Following a rough Week 5 that saw a number of high-profile games marred by controversial roughing-the-passer penalties that culminated with boneheaded broadcaster Troy Aikman imploring the league’s competition committee to “take the dresses off” on Monday Night Football, the NFL is planning to evaluate the way roughing is called, according to the Associated Press. However, changes to the rule are not expected during this season.
Aikman’s poorly worded call for the competition committee — which is comprised of six team owners/executives and four head coaches — came after a third-and-eight play with 1:13 left in the first half on MNF where Raiders quarterback Derek Carr was sacked by Chiefs defensive lineman Chris Jones for a loss of six yards. While Jones was taking Carr to the ground, he stripped away the football and his momentum carried him to land on top of Carr.
Though it is unclear what else the three-time Pro Bowler could have done, Jones was called for roughing the passer on the play by referee Carl Cheffers. “The quarterback is in the pocket and he’s in a passing posture. He gets full protection of all the aspects of what we give the quarterback in a passing posture,” Cheffers told a pool reporter after the game. “My ruling was the defender landed on him with full body weight. The quarterback is protected from being tackled with full body weight.”
The call on Jones comes on the heels of another terrible roughing-the-passer penalty that was assessed to Falcons defensive tackle Grady Jarrett by referee Jerome Boger for a sack on Tom Brady on Sunday. The penalty gave the Buccaneers a first down and allowed Tampa to run out the clock on a 21-15 victory over Atlanta.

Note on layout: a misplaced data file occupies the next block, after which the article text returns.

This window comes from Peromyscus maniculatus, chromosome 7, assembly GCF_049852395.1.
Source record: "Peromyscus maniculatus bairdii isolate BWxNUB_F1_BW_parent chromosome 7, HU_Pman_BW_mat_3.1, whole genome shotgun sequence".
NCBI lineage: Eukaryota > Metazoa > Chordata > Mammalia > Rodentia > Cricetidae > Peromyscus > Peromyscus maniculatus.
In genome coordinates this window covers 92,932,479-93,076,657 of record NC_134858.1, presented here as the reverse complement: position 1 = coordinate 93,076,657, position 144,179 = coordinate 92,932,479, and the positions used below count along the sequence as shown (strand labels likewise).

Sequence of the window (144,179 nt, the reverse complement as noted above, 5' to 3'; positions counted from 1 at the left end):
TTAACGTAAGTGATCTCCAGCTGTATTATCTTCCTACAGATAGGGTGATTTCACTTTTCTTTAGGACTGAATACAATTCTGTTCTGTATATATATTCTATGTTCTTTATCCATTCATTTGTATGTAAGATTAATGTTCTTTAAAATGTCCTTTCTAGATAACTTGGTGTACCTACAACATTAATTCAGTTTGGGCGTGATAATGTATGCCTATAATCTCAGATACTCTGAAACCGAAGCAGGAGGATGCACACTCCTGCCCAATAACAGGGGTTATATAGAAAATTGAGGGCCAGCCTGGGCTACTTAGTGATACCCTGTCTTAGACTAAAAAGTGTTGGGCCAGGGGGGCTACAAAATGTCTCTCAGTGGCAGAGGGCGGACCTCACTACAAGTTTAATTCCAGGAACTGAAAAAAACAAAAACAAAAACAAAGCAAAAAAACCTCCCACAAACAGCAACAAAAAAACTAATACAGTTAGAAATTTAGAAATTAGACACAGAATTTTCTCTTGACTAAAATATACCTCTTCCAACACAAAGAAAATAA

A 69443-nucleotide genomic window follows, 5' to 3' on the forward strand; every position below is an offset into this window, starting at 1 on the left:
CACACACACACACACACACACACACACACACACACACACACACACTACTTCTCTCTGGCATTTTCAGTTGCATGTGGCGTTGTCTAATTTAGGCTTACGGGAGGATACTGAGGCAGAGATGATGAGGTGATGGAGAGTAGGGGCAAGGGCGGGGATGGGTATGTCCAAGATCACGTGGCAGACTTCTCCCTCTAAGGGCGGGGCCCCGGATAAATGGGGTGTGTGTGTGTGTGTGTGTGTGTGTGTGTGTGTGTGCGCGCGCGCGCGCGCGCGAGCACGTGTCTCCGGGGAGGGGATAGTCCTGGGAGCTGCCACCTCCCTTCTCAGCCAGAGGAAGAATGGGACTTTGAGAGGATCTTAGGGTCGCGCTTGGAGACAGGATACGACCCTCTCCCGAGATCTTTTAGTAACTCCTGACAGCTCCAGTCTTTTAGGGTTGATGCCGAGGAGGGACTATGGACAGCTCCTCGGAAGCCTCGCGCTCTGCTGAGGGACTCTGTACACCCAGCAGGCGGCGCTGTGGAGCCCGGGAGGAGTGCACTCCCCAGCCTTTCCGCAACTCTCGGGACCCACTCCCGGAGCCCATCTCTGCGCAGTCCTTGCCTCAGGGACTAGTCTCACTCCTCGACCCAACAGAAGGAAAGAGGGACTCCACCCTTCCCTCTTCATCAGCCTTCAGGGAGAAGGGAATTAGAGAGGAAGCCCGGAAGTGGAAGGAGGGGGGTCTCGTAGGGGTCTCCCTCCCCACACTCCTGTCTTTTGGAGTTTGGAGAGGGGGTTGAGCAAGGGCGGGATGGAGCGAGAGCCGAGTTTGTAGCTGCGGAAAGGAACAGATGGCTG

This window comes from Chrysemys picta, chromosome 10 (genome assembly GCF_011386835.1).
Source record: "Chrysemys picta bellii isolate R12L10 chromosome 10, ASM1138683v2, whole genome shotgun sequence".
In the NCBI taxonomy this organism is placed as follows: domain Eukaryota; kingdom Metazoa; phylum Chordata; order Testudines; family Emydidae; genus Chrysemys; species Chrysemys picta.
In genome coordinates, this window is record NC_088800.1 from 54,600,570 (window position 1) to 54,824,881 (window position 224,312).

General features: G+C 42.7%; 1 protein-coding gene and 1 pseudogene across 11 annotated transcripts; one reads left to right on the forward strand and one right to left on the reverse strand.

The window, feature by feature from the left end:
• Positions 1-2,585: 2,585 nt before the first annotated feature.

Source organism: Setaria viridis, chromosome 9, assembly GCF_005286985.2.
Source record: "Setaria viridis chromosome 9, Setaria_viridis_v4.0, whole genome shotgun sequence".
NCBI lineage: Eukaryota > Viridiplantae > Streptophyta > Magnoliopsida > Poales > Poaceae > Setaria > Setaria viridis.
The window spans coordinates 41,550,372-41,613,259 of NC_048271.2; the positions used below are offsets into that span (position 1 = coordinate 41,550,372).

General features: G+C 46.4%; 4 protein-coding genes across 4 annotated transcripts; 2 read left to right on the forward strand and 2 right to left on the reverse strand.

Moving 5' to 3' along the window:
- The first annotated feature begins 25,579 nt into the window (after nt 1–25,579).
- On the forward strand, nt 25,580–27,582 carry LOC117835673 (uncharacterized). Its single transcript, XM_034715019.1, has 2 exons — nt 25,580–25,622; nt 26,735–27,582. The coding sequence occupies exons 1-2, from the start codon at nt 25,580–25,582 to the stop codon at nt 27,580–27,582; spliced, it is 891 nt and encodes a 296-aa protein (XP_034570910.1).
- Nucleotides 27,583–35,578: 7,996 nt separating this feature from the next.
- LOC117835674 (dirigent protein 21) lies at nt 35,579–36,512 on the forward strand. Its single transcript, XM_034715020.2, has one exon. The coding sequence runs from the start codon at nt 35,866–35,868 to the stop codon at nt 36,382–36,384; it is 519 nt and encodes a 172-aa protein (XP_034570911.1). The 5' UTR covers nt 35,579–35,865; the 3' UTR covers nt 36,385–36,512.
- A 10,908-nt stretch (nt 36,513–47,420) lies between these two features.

While some have theorized the NFL has instructed officials to be more judicious about flagging hits on the quarterback in the wake of the fallout of allowing Dolphins quarterback Tua Tagovailoa to suffer multiple concussions, the AP’s source said that directive has not been handed down by the league. Even as is, the NFL rulebook is fairly strict on roughing the passer. It reads: “When in doubt about a roughness call or potentially dangerous tactic against the quarterback, the referee should always call roughing the passer.”
Speaking after Monday’s game, Jones, who has been flagged for roughing the passer nine times in his career, suggested that officials should be allowed to review roughing calls via instant replay.
“The ref, I get it,” Jones said. “It happened so fast, and it kind of looked like that initially but when you actually look through the video and slow it down, you see I kind of braced. The ref might have just seen a big 300-pound [man] land on him, and I get it. I get it. I’m not saying the ref is wrong, but I’m just saying that those situations can affect the game tremendously. We’ve got to be able to review it in the booth. I think that’s the next step for the NFL as a whole. If we’re going to call it a penalty at that high (of rate), then we’ve got to be able to review it and make sure, because sometimes looks can be deceiving.”
Interestingly, Tom Pelissero (who works for the NFL Network) notes that roughing-the-passer calls were an officiating point of clarification this season after 153 were called in 2021. (Five-year average was 136.) That being the case, roughing-the-passer penalties are actually notably down compared to a year ago. There were 51 at this point in 2021. So far in 2022, there have only been 28.